I started compiling my rankings back in September, writing down all the players’ names for each position.  Once that was complete I put my personal feelings aside and attempted to rank them in an order that I believed would be most beneficial to the fantasy community.   From that point on it was all downhill.  Where does Albert Pujols rank? Can Josh Donaldson repeat his 2013 season? Is Jean Segura the guy we saw in the first half or the second half? Will Yasiel Puig do it again or pull a Cespedes? Is Jose Fernandez really this good? 

Every position I went through the questions piled up.  Ranking 24 shortstops in order isn’t easy, but narrowing a list of players down to 24 wasn’t too difficult.  Outfield and starting pitchers were a nightmare as I had to widdle my list down to 74 before I could even begin to rank them.  And you would think that once you got your 74 players and you’ve ranked them that the hard part would be over.  Not quite, because as I wrote up each player I started second guessing where I had placed them.   This started out as a fun project, but slowly turned into a veritable quandary I began to loathe.

In the past I never gave any thought to how much time went into compiling these rankings.  I never considered the effort it took to write about each player.  I never fathomed the amount of work that went into the entire process as a whole.  I thought this would be easy, but you know what….. I thought wrong!  As I compiled my rankings and scribed the short bio’s for each player, I started to think about all the rankings I viewed in the past and my negativity towards them.  For years now I discarded these lists without a second thought, and then it hit me: “Would people react the same way towards me?”  Would all the work that I put forth be accepted or be discounted with a flurry of *expletive deleted* comments?  While I can’t do anything about what other people think of my work, I can do something about what I think of others.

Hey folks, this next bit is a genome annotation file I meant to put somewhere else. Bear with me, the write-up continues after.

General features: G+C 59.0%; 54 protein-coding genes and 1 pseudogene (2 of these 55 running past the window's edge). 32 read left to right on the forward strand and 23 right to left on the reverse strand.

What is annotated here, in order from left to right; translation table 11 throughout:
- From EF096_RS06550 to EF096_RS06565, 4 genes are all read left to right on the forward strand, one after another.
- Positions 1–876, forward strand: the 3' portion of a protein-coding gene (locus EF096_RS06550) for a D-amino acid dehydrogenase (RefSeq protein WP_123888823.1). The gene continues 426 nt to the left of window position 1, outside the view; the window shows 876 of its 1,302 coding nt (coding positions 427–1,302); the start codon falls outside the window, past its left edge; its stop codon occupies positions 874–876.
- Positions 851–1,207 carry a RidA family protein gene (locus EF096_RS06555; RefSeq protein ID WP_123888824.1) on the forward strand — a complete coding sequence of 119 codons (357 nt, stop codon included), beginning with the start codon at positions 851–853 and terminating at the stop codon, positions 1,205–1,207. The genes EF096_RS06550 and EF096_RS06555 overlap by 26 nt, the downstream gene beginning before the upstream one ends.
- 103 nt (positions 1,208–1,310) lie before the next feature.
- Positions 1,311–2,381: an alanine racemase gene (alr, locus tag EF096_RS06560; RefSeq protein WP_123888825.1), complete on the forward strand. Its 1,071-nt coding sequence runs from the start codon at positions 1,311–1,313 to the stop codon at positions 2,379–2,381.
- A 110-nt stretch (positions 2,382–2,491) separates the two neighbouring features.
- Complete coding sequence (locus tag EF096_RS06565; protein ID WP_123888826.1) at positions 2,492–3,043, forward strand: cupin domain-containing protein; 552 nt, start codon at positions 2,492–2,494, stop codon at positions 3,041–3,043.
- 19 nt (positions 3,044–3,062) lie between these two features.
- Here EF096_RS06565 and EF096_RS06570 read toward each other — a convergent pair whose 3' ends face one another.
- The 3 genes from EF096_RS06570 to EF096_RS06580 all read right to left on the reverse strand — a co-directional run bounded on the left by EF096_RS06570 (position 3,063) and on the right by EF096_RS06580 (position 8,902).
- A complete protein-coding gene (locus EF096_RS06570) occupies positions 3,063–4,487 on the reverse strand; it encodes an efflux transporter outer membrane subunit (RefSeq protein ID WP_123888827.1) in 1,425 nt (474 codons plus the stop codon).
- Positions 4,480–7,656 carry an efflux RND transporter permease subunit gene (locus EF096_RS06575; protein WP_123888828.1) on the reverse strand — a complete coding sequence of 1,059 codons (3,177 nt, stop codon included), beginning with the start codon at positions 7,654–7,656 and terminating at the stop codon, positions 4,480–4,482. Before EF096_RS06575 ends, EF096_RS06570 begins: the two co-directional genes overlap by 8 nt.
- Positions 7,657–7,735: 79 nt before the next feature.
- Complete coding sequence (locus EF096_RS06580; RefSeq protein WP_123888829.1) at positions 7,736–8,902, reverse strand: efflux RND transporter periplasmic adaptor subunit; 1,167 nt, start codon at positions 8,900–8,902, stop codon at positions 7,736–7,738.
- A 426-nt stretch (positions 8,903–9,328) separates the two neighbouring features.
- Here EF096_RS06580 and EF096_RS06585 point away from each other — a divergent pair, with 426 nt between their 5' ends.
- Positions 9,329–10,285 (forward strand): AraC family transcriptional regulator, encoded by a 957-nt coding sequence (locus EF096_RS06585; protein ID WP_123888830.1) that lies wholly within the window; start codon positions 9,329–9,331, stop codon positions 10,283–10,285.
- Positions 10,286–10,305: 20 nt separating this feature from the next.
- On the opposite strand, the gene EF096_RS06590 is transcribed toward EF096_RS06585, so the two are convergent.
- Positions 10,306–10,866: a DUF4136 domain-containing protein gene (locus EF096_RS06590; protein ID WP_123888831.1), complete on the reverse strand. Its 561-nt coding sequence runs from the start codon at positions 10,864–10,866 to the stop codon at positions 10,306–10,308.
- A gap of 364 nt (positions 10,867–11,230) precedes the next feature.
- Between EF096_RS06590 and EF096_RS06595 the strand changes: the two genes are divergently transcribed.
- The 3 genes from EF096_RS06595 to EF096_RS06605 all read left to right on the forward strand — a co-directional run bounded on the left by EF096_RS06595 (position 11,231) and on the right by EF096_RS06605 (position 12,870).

So today I give a big salute to Eric Mack, Tristan Cockcroft, Scott Pianowski, Chris Liss, Brad Evans, Jeff Erickson, Ray FlowersScott White, Zach Sanders,Ray GuilfoyleSteve Gardner, Matthew Pouliot and all the other fantasy experts, and thank them for all their hard work and dedication that many people take for granted.  I also want to thank Fantasy Rundown for taking the time to post these rankings and for shining a light on some great work that might otherwise be overlooked.  I still may not agree with all the lists of rankings each of these individuals put out, but I now appreciate the effort it took in doing so.  I still buy my annual copy of Lindy’s fantasy baseball, but this year I will be looking at it in a whole new light.

Jim Finch

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The self proclaimed Grand High Exhausted Mystic Ruler of Fantasy Baseball. While I am not related to Jennie or Sidd Finch, I will attempt to uphold the integrity of the Finch family name as it relates to baseball.